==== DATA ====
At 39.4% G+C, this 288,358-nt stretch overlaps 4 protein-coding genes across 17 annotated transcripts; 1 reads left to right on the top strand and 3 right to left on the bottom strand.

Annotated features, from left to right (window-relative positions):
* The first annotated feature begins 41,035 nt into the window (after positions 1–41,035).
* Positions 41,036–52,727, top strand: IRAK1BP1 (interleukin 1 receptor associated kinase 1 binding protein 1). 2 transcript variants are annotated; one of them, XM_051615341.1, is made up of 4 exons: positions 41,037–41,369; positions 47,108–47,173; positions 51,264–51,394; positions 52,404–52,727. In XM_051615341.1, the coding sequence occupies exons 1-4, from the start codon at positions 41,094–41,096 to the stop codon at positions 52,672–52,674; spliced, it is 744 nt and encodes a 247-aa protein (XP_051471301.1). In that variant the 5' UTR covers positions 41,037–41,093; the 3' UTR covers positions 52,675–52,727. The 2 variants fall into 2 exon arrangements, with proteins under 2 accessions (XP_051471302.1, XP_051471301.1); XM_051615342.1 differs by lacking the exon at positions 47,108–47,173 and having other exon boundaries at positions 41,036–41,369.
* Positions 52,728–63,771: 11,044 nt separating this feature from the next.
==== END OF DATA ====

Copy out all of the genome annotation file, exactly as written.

At 39.4% G+C, this 288,358-nt stretch overlaps 4 protein-coding genes across 17 annotated transcripts; 1 reads left to right on the top strand and 3 right to left on the bottom strand.

Annotated features, from left to right (window-relative positions):
* The first annotated feature begins 41,035 nt into the window (after positions 1–41,035).
* Positions 41,036–52,727, top strand: IRAK1BP1 (interleukin 1 receptor associated kinase 1 binding protein 1). 2 transcript variants are annotated; one of them, XM_051615341.1, is made up of 4 exons: positions 41,037–41,369; positions 47,108–47,173; positions 51,264–51,394; positions 52,404–52,727. In XM_051615341.1, the coding sequence occupies exons 1-4, from the start codon at positions 41,094–41,096 to the stop codon at positions 52,672–52,674; spliced, it is 744 nt and encodes a 247-aa protein (XP_051471301.1). In that variant the 5' UTR covers positions 41,037–41,093; the 3' UTR covers positions 52,675–52,727. The 2 variants fall into 2 exon arrangements, with proteins under 2 accessions (XP_051471302.1, XP_051471301.1); XM_051615342.1 differs by lacking the exon at positions 47,108–47,173 and having other exon boundaries at positions 41,036–41,369.
* Positions 52,728–63,771: 11,044 nt separating this feature from the next.